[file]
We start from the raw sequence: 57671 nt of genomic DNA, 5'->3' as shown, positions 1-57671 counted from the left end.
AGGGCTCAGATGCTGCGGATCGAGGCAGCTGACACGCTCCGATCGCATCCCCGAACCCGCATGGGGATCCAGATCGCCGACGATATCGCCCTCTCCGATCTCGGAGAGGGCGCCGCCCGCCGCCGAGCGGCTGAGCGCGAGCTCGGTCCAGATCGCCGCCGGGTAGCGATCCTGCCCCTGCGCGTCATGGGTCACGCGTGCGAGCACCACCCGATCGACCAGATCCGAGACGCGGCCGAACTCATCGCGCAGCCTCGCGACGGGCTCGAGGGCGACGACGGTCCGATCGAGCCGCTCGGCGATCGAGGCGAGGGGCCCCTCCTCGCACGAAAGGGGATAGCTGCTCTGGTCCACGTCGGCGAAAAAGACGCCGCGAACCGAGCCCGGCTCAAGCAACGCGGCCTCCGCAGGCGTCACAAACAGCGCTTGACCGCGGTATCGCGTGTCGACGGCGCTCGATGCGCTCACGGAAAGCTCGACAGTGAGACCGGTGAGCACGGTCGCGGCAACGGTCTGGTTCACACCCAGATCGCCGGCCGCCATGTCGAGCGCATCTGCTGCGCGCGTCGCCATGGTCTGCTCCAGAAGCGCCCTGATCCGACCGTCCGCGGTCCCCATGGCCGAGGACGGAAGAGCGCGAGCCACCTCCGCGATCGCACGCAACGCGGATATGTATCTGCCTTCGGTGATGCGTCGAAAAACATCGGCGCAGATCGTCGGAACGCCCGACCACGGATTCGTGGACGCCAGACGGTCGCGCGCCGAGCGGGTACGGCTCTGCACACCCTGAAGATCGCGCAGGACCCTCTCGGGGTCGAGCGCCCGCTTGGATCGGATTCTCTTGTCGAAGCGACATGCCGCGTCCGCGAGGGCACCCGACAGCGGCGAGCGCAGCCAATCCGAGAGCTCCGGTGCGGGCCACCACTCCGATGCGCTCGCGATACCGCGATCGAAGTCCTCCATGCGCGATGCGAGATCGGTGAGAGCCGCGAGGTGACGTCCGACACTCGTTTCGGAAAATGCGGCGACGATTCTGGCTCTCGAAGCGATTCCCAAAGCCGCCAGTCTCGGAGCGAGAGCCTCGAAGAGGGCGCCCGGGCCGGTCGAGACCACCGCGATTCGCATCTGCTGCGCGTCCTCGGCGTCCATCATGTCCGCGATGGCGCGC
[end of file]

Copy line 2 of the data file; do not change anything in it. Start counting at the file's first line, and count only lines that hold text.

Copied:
AGGGCTCAGATGCTGCGGATCGAGGCAGCTGACACGCTCCGATCGCATCCCCGAACCCGCATGGGGATCCAGATCGCCGACGATATCGCCCTCTCCGATCTCGGAGAGGGCGCCGCCCGCCGCCGAGCGGCTGAGCGCGAGCTCGGTCCAGATCGCCGCCGGGTAGCGATCCTGCCCCTGCGCGTCATGGGTCACGCGTGCGAGCACCACCCGATCGACCAGATCCGAGACGCGGCCGAACTCATCGCGCAGCCTCGCGACGGGCTCGAGGGCGACGACGGTCCGATCGAGCCGCTCGGCGATCGAGGCGAGGGGCCCCTCCTCGCACGAAAGGGGATAGCTGCTCTGGTCCACGTCGGCGAAAAAGACGCCGCGAACCGAGCCCGGCTCAAGCAACGCGGCCTCCGCAGGCGTCACAAACAGCGCTTGACCGCGGTATCGCGTGTCGACGGCGCTCGATGCGCTCACGGAAAGCTCGACAGTGAGACCGGTGAGCACGGTCGCGGCAACGGTCTGGTTCACACCCAGATCGCCGGCCGCCATGTCGAGCGCATCTGCTGCGCGCGTCGCCATGGTCTGCTCCAGAAGCGCCCTGATCCGACCGTCCGCGGTCCCCATGGCCGAGGACGGAAGAGCGCGAGCCACCTCCGCGATCGCACGCAACGCGGATATGTATCTGCCTTCGGTGATGCGTCGAAAAACATCGGCGCAGATCGTCGGAACGCCCGACCACGGATTCGTGGACGCCAGACGGTCGCGCGCCGAGCGGGTACGGCTCTGCACACCCTGAAGATCGCGCAGGACCCTCTCGGGGTCGAGCGCCCGCTTGGATCGGATTCTCTTGTCGAAGCGACATGCCGCGTCCGCGAGGGCACCCGACAGCGGCGAGCGCAGCCAATCCGAGAGCTCCGGTGCGGGCCACCACTCCGATGCGCTCGCGATACCGCGATCGAAGTCCTCCATGCGCGATGCGAGATCGGTGAGAGCCGCGAGGTGACGTCCGACACTCGTTTCGGAAAATGCGGCGACGATTCTGGCTCTCGAAGCGATTCCCAAAGCCGCCAGTCTCGGAGCGAGAGCCTCGAAGAGGGCGCCCGGGCCGGTCGAGACCACCGCGATTCGCATCTGCTGCGCGTCCTCGGCGTCCATCATGTCCGCGATGGCGCGC